Big Food is built to outlast smaller competitors
Large farms, food processors and restaurant operators have much brighter prospects than their smaller counterparts grappling with the coronavirus crisis.
The big picture: They have access to capital markets, including the trillions of dollars being injected into the fixed-income markets by the Federal Reserve.
- The top three meat processors — Tyson Foods, JBS and Cargill — account for about ⅔ of the market and therefore count as being too big to fail. Hence President Trump's decision to invoke the Defense Production Act to keep their facilities running.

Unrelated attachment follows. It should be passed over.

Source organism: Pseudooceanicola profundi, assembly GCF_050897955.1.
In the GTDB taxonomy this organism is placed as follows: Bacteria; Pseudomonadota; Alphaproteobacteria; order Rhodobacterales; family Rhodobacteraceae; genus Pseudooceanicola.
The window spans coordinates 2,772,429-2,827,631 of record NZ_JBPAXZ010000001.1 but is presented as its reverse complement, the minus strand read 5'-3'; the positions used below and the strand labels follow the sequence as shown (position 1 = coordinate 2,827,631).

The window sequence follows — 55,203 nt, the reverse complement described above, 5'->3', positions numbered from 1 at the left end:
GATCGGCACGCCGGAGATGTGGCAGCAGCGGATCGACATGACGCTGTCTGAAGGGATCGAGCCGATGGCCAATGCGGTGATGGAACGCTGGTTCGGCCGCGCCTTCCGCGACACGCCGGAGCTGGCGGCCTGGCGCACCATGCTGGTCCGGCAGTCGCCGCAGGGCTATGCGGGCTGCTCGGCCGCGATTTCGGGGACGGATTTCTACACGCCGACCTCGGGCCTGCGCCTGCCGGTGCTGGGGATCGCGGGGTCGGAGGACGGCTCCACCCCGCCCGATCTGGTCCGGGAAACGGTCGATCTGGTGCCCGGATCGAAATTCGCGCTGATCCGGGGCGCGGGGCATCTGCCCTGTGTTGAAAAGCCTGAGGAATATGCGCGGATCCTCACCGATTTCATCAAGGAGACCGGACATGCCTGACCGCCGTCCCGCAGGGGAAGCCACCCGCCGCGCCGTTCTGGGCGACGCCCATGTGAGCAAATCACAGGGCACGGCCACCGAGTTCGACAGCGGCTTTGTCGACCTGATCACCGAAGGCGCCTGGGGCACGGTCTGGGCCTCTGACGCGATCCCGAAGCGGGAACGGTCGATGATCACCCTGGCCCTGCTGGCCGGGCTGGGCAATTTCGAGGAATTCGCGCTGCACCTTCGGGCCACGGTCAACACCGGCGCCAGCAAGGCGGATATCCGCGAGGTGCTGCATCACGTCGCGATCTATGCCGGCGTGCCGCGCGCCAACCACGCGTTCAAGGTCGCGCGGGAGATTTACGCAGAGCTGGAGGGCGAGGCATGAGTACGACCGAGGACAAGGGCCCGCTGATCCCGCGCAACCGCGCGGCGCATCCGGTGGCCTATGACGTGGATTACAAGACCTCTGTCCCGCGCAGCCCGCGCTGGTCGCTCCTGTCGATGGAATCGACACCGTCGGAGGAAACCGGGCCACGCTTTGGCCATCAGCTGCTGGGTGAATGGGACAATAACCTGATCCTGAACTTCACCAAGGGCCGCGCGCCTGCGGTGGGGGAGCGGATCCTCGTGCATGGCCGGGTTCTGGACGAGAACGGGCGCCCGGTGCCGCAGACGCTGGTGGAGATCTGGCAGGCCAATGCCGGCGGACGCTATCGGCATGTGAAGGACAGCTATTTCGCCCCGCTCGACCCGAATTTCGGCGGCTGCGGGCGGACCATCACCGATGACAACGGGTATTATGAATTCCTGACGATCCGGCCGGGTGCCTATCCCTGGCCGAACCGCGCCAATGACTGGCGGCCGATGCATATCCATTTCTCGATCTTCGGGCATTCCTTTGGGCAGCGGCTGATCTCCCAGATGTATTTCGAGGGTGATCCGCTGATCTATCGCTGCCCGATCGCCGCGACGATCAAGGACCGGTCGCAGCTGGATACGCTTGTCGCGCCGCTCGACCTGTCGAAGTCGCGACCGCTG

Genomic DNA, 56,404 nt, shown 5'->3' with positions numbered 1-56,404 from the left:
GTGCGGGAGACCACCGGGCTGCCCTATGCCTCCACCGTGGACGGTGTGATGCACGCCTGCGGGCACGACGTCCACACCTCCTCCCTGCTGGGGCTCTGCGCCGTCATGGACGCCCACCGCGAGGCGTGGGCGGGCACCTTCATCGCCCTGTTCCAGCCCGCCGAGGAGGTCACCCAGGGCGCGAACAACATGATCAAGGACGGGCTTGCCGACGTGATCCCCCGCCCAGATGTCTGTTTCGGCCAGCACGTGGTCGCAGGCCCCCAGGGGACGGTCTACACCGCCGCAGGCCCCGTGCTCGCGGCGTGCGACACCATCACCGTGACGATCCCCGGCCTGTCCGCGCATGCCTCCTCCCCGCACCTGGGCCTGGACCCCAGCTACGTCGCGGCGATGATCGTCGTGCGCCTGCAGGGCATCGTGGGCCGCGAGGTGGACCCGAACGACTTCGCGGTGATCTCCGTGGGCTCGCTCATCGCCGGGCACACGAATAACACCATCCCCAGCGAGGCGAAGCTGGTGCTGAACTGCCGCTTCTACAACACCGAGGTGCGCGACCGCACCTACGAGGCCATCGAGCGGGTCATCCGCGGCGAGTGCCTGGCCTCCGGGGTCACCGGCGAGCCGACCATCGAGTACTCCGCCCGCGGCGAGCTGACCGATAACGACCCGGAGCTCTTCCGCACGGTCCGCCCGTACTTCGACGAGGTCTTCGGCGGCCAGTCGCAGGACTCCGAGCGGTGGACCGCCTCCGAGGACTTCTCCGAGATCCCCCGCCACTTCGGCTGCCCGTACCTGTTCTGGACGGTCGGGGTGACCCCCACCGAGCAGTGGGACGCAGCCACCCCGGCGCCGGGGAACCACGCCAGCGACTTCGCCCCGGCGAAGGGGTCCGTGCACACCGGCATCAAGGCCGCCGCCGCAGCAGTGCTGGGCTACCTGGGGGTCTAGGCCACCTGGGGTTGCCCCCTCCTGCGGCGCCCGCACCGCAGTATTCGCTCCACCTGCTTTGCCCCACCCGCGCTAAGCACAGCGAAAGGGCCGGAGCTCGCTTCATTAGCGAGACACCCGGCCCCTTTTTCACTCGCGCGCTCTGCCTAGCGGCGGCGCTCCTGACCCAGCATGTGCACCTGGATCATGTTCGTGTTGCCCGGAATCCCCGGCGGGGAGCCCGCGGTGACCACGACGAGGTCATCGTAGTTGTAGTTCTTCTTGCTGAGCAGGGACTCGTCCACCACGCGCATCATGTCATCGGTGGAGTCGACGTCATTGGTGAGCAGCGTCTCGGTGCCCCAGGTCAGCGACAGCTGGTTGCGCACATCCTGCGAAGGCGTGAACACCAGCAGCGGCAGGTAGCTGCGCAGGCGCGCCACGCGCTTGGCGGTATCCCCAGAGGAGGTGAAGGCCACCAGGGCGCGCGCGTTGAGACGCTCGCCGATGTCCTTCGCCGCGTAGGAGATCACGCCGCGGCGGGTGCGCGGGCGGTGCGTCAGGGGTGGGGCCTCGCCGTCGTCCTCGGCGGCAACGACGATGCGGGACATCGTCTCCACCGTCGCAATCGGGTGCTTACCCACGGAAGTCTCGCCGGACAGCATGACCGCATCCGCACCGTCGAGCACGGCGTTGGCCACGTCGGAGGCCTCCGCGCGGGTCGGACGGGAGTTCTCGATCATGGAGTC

- Big farms have a bright future selling to China, which has promised to buy more than $40 billion of U.S. agricultural goods and which is facing a severe domestic pork shortage.
The bottom line: The total amount that we eat isn't going down. If the food we're eating isn't coming from small farmers, it's coming from large ones.
Go deeper: Coronavirus breaks the food supply chain